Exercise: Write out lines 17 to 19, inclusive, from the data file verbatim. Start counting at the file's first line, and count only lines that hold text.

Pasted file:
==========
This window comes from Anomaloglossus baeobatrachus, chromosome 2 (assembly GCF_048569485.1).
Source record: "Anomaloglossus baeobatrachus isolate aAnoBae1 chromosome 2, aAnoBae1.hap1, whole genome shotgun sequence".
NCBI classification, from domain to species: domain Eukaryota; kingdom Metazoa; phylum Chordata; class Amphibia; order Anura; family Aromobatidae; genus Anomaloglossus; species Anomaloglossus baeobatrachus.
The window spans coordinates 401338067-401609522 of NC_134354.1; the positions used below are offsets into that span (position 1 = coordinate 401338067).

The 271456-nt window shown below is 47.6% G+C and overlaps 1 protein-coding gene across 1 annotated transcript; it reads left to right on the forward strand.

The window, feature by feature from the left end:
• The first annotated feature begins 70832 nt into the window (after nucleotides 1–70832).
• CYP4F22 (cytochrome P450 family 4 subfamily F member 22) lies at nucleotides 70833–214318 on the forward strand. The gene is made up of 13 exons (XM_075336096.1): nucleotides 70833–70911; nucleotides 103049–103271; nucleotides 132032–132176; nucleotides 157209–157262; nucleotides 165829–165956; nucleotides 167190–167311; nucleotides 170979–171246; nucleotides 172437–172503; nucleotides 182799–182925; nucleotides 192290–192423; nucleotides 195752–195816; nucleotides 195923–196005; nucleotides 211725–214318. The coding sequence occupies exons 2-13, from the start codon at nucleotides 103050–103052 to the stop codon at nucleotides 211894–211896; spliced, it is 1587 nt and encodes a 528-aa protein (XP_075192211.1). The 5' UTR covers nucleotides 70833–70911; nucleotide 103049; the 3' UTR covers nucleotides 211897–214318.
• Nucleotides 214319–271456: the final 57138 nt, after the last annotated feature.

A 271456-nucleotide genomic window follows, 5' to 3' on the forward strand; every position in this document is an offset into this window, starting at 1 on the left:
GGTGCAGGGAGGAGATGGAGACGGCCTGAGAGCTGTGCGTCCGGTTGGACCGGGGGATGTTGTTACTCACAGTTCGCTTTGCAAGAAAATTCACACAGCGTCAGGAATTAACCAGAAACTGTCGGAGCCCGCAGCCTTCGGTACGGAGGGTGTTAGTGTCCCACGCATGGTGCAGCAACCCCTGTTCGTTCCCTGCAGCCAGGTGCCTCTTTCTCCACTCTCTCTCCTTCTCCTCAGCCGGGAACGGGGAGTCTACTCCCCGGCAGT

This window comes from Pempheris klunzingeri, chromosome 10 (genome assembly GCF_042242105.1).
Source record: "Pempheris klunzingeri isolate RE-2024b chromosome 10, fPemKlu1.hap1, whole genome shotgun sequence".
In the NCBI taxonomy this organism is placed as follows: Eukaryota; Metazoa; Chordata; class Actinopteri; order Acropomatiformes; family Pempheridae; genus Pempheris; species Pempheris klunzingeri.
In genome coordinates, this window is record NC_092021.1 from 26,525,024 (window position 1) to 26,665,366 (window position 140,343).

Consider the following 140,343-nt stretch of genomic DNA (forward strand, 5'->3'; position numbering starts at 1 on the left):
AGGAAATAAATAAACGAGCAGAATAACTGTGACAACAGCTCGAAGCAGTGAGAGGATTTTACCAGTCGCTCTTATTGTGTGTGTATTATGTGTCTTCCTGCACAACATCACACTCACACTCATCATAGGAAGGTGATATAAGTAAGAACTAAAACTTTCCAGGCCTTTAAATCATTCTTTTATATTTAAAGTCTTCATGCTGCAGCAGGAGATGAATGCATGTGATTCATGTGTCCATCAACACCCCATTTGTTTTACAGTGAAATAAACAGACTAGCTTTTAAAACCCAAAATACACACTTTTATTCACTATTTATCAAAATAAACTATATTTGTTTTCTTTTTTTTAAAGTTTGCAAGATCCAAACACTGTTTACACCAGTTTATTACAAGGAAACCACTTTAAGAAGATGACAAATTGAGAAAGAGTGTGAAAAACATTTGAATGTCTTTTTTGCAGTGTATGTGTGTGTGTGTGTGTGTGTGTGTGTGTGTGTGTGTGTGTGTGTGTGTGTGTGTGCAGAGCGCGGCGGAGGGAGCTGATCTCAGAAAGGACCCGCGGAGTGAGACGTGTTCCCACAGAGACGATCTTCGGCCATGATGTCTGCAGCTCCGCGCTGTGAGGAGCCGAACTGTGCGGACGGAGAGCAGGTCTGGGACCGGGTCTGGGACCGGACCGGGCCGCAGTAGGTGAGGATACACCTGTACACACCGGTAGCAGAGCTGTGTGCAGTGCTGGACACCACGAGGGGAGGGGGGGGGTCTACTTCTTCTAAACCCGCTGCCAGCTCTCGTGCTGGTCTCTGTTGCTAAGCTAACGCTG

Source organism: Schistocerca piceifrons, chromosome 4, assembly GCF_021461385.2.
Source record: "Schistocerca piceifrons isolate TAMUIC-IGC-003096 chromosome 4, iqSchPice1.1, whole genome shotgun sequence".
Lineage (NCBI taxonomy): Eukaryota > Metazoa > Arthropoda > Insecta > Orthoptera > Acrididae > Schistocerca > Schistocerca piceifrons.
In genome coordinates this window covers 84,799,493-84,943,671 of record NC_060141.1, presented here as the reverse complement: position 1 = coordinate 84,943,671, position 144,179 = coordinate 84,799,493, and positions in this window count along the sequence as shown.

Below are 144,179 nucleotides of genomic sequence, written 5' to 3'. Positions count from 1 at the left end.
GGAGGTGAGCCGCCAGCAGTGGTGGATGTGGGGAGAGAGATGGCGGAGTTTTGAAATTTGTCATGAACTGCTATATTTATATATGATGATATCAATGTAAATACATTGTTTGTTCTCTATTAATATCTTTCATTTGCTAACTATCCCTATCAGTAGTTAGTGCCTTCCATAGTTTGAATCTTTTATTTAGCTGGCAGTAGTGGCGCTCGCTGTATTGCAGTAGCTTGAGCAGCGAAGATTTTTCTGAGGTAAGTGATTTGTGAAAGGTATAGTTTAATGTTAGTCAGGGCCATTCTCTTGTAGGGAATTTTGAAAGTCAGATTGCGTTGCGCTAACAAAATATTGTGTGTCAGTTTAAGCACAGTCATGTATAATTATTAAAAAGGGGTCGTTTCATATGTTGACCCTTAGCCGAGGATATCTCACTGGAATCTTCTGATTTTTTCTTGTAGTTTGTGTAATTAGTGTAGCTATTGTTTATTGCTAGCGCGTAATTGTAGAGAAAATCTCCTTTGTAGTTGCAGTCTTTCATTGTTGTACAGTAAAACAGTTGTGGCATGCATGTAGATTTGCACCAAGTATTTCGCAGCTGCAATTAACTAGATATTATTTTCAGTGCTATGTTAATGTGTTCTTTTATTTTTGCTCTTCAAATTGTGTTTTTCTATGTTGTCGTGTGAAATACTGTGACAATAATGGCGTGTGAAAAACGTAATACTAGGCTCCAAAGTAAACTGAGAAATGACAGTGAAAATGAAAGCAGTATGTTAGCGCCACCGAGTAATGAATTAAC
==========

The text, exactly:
AGGAAATAAATAAACGAGCAGAATAACTGTGACAACAGCTCGAAGCAGTGAGAGGATTTTACCAGTCGCTCTTATTGTGTGTGTATTATGTGTCTTCCTGCACAACATCACACTCACACTCATCATAGGAAGGTGATATAAGTAAGAACTAAAACTTTCCAGGCCTTTAAATCATTCTTTTATATTTAAAGTCTTCATGCTGCAGCAGGAGATGAATGCATGTGATTCATGTGTCCATCAACACCCCATTTGTTTTACAGTGAAATAAACAGACTAGCTTTTAAAACCCAAAATACACACTTTTATTCACTATTTATCAAAATAAACTATATTTGTTTTCTTTTTTTTAAAGTTTGCAAGATCCAAACACTGTTTACACCAGTTTATTACAAGGAAACCACTTTAAGAAGATGACAAATTGAGAAAGAGTGTGAAAAACATTTGAATGTCTTTTTTGCAGTGTATGTGTGTGTGTGTGTGTGTGTGTGTGTGTGTGTGTGTGTGTGTGTGTGTGTGTGTGCAGAGCGCGGCGGAGGGAGCTGATCTCAGAAAGGACCCGCGGAGTGAGACGTGTTCCCACAGAGACGATCTTCGGCCATGATGTCTGCAGCTCCGCGCTGTGAGGAGCCGAACTGTGCGGACGGAGAGCAGGTCTGGGACCGGGTCTGGGACCGGACCGGGCCGCAGTAGGTGAGGATACACCTGTACACACCGGTAGCAGAGCTGTGTGCAGTGCTGGACACCACGAGGGGAGGGGGGGGGTCTACTTCTTCTAAACCCGCTGCCAGCTCTCGTGCTGGTCTCTGTTGCTAAGCTAACGCTG

Source organism: Schistocerca piceifrons, chromosome 4, assembly GCF_021461385.2.
Source record: "Schistocerca piceifrons isolate TAMUIC-IGC-003096 chromosome 4, iqSchPice1.1, whole genome shotgun sequence".